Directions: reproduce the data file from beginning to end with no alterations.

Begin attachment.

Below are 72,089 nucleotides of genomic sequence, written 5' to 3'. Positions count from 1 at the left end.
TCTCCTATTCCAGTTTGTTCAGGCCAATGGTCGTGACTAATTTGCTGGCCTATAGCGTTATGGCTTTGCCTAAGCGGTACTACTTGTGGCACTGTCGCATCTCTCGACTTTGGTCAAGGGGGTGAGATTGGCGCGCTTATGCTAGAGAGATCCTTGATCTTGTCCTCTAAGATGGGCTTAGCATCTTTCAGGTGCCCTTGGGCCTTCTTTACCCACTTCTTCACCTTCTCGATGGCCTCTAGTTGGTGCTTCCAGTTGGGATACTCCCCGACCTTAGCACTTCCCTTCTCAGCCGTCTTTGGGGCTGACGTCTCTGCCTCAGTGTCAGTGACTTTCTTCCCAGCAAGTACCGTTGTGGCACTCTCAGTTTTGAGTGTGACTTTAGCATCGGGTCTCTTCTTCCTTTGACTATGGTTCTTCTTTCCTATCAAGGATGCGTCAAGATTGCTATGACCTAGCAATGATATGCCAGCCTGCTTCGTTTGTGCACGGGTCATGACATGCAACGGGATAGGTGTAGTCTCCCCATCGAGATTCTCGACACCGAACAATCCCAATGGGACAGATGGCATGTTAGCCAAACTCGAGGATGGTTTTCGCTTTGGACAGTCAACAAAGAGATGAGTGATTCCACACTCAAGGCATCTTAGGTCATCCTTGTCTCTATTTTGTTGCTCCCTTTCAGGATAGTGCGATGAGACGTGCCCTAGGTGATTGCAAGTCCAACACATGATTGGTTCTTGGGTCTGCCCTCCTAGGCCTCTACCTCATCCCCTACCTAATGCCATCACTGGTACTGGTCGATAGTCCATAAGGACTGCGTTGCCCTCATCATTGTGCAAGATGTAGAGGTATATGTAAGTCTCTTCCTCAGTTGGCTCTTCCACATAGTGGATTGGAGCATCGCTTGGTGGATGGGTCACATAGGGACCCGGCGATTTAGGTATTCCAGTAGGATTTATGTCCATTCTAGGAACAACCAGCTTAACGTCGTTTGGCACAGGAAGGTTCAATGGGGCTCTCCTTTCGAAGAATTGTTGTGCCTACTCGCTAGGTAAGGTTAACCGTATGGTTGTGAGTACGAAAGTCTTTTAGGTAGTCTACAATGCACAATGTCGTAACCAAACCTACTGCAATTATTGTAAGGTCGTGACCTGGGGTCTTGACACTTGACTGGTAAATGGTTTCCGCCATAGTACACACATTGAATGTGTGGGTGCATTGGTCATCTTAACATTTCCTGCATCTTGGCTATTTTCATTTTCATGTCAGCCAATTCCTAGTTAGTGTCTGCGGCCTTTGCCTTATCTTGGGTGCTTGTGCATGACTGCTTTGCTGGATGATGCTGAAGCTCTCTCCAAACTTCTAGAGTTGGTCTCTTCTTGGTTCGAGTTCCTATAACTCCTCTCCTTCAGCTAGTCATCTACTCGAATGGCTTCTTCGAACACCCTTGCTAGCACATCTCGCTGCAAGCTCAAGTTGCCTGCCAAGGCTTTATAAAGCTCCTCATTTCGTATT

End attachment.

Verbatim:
Below are 72,089 nucleotides of genomic sequence, written 5' to 3'. Positions count from 1 at the left end.
TCTCCTATTCCAGTTTGTTCAGGCCAATGGTCGTGACTAATTTGCTGGCCTATAGCGTTATGGCTTTGCCTAAGCGGTACTACTTGTGGCACTGTCGCATCTCTCGACTTTGGTCAAGGGGGTGAGATTGGCGCGCTTATGCTAGAGAGATCCTTGATCTTGTCCTCTAAGATGGGCTTAGCATCTTTCAGGTGCCCTTGGGCCTTCTTTACCCACTTCTTCACCTTCTCGATGGCCTCTAGTTGGTGCTTCCAGTTGGGATACTCCCCGACCTTAGCACTTCCCTTCTCAGCCGTCTTTGGGGCTGACGTCTCTGCCTCAGTGTCAGTGACTTTCTTCCCAGCAAGTACCGTTGTGGCACTCTCAGTTTTGAGTGTGACTTTAGCATCGGGTCTCTTCTTCCTTTGACTATGGTTCTTCTTTCCTATCAAGGATGCGTCAAGATTGCTATGACCTAGCAATGATATGCCAGCCTGCTTCGTTTGTGCACGGGTCATGACATGCAACGGGATAGGTGTAGTCTCCCCATCGAGATTCTCGACACCGAACAATCCCAATGGGACAGATGGCATGTTAGCCAAACTCGAGGATGGTTTTCGCTTTGGACAGTCAACAAAGAGATGAGTGATTCCACACTCAAGGCATCTTAGGTCATCCTTGTCTCTATTTTGTTGCTCCCTTTCAGGATAGTGCGATGAGACGTGCCCTAGGTGATTGCAAGTCCAACACATGATTGGTTCTTGGGTCTGCCCTCCTAGGCCTCTACCTCATCCCCTACCTAATGCCATCACTGGTACTGGTCGATAGTCCATAAGGACTGCGTTGCCCTCATCATTGTGCAAGATGTAGAGGTATATGTAAGTCTCTTCCTCAGTTGGCTCTTCCACATAGTGGATTGGAGCATCGCTTGGTGGATGGGTCACATAGGGACCCGGCGATTTAGGTATTCCAGTAGGATTTATGTCCATTCTAGGAACAACCAGCTTAACGTCGTTTGGCACAGGAAGGTTCAATGGGGCTCTCCTTTCGAAGAATTGTTGTGCCTACTCGCTAGGTAAGGTTAACCGTATGGTTGTGAGTACGAAAGTCTTTTAGGTAGTCTACAATGCACAATGTCGTAACCAAACCTACTGCAATTATTGTAAGGTCGTGACCTGGGGTCTTGACACTTGACTGGTAAATGGTTTCCGCCATAGTACACACATTGAATGTGTGGGTGCATTGGTCATCTTAACATTTCCTGCATCTTGGCTATTTTCATTTTCATGTCAGCCAATTCCTAGTTAGTGTCTGCGGCCTTTGCCTTATCTTGGGTGCTTGTGCATGACTGCTTTGCTGGATGATGCTGAAGCTCTCTCCAAACTTCTAGAGTTGGTCTCTTCTTGGTTCGAGTTCCTATAACTCCTCTCCTTCAGCTAGTCATCTACTCGAATGGCTTCTTCGAACACCCTTGCTAGCACATCTCGCTGCAAGCTCAAGTTGCCTGCCAAGGCTTTATAAAGCTCCTCATTTCGTATT